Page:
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Long-Term Care Medicaid: Asset Limits and Considerations

When a family member needs long-term care in a facility, the process of navigating the various programs available for assistance can be very overwhelming.  Working with an experienced elder law attorney on the application and review process can be incredibly beneficial.  With many years of experience in long-term care planning, we are well-versed on the eligibility requirements and planning tools available to bring about the best outcome for the applicant and their family. 

Medicaid eligibility from a financial standpoint is determined by looking at a person’s assets and income.  In a long-term care situation, so long as a person’s monthly income does not exceed the private pay rate at the facility, their income will not affect their eligibility for long-term care benefits.  It is important to note that a long-term care applicant will be required to pay their income to the facility, less certain deductions. 

In 2023, we saw some positive changes to the asset limits for single and married long-term care applicants.  A single applicant can retain $17,500.00 in assets and still qualify for long-term care benefits.  This positive change to the rules allows for a smooth transition from receiving benefits while living in the community to receiving benefits in a long-term care facility, without the stress of a spenddown or the fear of losing coverage.  In addition to the increased asset limit for a single applicant, the asset limit for a community spouse of a married applicant was also increased.  A married couple can retain a total of $138,280.00, with this amount being split between the Medicaid applicant ($17,500) and the community spouse ($120,780.00).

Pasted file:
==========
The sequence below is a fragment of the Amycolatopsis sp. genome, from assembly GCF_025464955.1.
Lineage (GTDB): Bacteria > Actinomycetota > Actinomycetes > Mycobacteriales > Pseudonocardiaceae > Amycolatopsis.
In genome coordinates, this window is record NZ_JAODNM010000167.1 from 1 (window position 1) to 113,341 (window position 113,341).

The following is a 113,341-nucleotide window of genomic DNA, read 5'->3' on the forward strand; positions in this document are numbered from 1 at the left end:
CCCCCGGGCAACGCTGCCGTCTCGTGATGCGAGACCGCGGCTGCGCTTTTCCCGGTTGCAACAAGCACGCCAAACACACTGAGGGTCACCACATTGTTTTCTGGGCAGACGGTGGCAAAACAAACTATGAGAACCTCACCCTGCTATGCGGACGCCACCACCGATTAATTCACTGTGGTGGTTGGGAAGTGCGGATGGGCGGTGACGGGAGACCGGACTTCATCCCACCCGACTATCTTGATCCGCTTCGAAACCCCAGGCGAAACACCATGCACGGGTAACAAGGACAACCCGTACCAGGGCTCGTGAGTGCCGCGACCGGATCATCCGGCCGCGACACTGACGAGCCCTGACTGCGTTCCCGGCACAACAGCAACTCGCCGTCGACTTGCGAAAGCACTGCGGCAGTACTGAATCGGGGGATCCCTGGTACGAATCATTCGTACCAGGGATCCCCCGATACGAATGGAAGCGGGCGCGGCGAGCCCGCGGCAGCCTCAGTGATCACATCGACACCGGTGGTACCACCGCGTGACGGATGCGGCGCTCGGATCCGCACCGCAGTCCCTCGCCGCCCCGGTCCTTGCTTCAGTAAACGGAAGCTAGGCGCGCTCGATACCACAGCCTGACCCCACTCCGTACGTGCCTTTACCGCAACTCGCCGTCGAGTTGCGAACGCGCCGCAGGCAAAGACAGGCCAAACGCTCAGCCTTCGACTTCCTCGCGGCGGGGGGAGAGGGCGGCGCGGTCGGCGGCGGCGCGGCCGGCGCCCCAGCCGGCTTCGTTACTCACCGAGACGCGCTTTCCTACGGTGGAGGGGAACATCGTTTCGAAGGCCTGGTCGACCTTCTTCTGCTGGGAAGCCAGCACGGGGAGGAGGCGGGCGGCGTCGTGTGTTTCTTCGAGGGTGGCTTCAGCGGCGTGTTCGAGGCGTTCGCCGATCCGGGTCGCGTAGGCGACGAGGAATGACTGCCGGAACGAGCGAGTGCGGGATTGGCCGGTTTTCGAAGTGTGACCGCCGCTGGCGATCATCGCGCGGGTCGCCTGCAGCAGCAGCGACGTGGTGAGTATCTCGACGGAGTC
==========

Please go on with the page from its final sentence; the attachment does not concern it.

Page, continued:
Beyond the asset limits mentioned above, there are also some assets that are exempt under certain circumstances, and therefore are not considered available for care when applying for Medicaid benefits.  Such assets include, but are not limited to, certain prepaid funeral/cremation plans, certain life insurance policies, vehicles with a value less than $4,500 or which meet specific criteria, as well as the amount of damages recovered by a resident of a nursing home under the Nursing Home Care Act.  There are also special rules in place related to a person’s homestead that when applied can protect the home as an exempt asset.  For example, if a community spouse or dependent relative of the applicant continues to live in the home, it would be exempt.

With so many factors playing a role in the Medicaid planning process, it is advisable to discuss your situation with an experienced practitioner, who can review the various options available to bring the most beneficial outcome for the applicant and their family.


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